Dutch king: European bouquet incomplete without English rose

Dutch King Willem-Alexander has used a speech to the European Parliament to make a plea for unity less than a month before Britain's referendum on whether to remain in the 28-nation bloc.

Speaking Wednesday in Brussels, Willem-Alexander said the "European bouquet" is not complete "without the English rose."

The king also highlighted shortcomings that have strained relations in Europe and fed a growing skeptical sentiment among the bloc's 500 million citizens.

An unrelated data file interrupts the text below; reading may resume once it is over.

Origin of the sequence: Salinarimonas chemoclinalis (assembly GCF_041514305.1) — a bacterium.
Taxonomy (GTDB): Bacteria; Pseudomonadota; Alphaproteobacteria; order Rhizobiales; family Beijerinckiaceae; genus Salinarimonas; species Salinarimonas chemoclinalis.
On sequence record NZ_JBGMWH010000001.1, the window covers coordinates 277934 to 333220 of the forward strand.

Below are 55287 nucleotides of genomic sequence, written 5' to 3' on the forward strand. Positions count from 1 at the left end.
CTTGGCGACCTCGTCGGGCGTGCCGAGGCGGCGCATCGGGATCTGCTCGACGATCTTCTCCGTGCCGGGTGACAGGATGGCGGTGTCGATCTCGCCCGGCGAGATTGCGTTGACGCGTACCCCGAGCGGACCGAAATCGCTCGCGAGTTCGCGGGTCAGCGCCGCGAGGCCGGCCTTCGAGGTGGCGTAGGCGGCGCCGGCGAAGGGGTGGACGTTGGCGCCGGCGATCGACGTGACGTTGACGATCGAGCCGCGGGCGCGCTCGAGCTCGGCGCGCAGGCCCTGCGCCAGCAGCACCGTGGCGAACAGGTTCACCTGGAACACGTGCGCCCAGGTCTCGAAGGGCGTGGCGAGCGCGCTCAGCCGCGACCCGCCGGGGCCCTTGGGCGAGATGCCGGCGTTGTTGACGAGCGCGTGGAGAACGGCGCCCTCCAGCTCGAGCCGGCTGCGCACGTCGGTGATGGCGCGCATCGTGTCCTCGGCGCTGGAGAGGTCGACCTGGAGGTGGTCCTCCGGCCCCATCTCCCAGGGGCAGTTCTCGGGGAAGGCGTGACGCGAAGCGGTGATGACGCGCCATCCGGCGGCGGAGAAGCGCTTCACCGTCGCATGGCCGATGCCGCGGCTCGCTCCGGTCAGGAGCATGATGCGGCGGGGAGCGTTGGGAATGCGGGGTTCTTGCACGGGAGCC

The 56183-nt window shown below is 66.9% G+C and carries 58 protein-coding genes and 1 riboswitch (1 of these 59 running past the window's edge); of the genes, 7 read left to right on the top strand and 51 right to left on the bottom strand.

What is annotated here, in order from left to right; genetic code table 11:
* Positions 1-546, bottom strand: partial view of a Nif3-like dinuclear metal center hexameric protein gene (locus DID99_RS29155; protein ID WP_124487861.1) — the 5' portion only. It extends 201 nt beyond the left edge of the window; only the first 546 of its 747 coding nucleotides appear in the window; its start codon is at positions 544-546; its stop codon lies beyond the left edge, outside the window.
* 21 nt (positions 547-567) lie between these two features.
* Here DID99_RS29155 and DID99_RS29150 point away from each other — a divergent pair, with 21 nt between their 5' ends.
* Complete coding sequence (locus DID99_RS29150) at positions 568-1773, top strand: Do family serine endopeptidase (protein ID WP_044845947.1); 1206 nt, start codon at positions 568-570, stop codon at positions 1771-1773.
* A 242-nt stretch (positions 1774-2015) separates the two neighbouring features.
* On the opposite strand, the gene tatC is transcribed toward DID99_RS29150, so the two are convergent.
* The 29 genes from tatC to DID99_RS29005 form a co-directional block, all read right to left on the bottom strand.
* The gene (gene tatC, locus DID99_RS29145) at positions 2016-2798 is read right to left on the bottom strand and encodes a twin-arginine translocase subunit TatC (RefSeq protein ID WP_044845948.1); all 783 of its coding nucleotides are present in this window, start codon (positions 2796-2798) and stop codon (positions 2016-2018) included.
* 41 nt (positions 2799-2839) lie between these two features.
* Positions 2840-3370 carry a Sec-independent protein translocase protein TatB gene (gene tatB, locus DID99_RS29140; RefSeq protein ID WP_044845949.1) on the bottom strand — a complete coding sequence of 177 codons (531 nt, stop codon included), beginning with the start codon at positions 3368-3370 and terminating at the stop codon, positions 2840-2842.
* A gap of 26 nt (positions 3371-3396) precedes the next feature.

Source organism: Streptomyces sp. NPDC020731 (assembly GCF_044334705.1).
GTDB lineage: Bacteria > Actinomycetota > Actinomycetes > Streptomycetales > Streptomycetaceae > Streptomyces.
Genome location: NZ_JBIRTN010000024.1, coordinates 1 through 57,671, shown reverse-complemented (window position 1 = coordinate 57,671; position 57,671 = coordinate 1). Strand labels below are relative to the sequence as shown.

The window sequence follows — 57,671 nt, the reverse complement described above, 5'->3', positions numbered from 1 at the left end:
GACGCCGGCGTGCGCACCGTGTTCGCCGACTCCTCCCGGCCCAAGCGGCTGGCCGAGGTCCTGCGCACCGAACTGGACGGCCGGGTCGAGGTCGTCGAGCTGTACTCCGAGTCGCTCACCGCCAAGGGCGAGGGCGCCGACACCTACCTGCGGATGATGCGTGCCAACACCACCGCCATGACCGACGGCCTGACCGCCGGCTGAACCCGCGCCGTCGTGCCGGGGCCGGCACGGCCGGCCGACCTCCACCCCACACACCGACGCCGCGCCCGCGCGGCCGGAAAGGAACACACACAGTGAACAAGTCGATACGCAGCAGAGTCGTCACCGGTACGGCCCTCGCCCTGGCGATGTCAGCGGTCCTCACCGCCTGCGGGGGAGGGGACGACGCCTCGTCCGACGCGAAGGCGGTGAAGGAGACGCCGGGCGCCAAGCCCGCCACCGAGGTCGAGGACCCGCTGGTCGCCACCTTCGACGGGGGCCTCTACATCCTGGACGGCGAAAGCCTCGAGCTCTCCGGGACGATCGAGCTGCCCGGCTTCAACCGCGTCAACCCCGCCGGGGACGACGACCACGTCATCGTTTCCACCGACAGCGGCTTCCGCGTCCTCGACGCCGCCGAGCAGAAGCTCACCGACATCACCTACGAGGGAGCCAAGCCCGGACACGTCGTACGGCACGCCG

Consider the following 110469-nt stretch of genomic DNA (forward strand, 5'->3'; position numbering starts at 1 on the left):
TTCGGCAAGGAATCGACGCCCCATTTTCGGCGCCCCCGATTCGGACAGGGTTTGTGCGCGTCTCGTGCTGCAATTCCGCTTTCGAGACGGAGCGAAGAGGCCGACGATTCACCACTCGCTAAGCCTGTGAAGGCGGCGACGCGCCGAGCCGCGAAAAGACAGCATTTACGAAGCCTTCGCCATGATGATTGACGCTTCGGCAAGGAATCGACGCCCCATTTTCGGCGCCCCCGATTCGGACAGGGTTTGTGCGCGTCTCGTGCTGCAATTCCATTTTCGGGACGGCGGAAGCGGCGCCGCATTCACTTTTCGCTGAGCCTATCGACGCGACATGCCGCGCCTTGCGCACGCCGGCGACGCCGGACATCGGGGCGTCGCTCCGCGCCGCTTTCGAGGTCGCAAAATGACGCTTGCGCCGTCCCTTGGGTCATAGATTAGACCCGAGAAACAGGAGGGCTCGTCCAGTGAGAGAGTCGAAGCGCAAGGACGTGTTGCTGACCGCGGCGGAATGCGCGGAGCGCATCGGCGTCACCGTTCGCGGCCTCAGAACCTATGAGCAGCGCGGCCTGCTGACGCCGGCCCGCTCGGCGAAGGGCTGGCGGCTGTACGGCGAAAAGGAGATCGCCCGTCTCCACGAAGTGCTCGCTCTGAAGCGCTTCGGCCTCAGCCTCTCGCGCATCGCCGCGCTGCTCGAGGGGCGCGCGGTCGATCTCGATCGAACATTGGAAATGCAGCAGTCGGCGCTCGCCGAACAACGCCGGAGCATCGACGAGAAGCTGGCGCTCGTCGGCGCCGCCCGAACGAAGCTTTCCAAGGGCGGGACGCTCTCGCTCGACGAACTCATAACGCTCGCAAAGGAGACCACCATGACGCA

He said that by concentrating on "essential issues which truly require a common approach," the EU will become more effective and can address concerns that its powers are too sweeping and centralized.

The Netherlands is a founding member and strong supporter of the EU, but also rejected the bloc's proposed constitution in a 2005 referendum.